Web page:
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Buachaill, Barrister
Category: Law
Satisfied Customers: 10977
Experience:  Barrister 17 years experience
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I own a property say worth £400,00 and wish to 'gift' 20% of

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I own a property say worth £400,00 and wish to 'gift' 20% of the property to a child. The property has no mortgage and it is tenanted. The value of the property when acquired was say £300,000. I am aware that the 'gift' is subject to the 'taper relief' inheritance tax. However the 20% share of the property has gone up by £20,0000. Does this transaction count as a capital gain? Hence would I need to pay tax on £20,000-£11,100(this years capital gains allowance) hence on £8,900 ?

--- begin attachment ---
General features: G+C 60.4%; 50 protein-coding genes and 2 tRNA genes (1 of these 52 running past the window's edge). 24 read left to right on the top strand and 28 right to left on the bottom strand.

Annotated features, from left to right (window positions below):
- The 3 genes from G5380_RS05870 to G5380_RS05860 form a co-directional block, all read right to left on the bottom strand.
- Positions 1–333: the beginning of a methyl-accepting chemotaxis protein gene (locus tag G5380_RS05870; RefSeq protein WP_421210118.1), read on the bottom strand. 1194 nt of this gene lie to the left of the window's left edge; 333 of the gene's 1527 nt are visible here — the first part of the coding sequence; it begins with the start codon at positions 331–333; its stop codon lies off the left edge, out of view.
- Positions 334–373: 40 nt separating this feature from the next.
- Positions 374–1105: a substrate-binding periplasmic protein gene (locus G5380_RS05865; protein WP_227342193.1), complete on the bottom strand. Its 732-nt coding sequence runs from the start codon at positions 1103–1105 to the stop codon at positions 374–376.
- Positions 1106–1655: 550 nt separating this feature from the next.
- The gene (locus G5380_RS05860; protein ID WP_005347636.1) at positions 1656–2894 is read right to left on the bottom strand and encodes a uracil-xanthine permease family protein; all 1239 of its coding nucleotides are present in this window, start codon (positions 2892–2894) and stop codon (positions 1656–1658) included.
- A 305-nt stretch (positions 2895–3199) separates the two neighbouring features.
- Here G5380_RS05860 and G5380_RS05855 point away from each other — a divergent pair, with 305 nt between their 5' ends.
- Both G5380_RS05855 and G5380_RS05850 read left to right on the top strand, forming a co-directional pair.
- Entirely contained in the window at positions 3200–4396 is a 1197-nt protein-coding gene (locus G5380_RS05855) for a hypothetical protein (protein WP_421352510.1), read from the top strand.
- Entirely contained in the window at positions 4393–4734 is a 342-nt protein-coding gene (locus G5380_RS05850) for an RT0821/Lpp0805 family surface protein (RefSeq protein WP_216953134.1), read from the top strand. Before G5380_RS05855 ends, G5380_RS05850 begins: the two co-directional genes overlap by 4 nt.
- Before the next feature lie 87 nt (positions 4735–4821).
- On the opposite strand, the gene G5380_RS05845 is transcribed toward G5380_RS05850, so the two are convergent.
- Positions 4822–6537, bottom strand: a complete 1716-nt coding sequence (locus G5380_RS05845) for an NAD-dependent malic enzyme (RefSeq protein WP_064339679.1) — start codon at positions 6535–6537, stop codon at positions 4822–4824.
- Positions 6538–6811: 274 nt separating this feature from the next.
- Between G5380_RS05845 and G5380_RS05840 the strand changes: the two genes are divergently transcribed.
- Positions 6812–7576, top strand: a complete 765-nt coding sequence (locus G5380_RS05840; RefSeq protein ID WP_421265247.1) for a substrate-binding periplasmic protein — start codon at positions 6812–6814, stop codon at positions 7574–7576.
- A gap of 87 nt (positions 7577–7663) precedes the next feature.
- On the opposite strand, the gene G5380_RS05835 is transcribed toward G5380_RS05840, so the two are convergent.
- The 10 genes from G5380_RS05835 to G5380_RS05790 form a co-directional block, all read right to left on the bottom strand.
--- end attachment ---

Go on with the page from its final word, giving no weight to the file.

1. When a gift is transferred to a person such as a child, it is the value at the date when the gift is made that is the important value. Here, even though you bought a property at £300,000, it is now worth £400,000 and if you gift 20% of that to a child, then the value of the gift in the child's hands is £80,000. It is this £80,000 value which will accrue in the child's hands. However, you do not automatically accrue a capital gain just because you disposed of 20% of a property. In theory this capital gain is £20,000. There are certain allowable reliefs, such as payments on interest on any loan, stamping fees, capital improvements, repairs to the house, any work done by workmen to the full property. So even if you might in theory have a liability to tax on the sum of £8,900, after your annual allowance, I would be surprised if you didn't have allowable reliefs on the property. Remember even though you disposed of part of the property, you still get allowable reliefs for the full property to offset against this taxable figure. Not merely 20% of these allowable reliefs.
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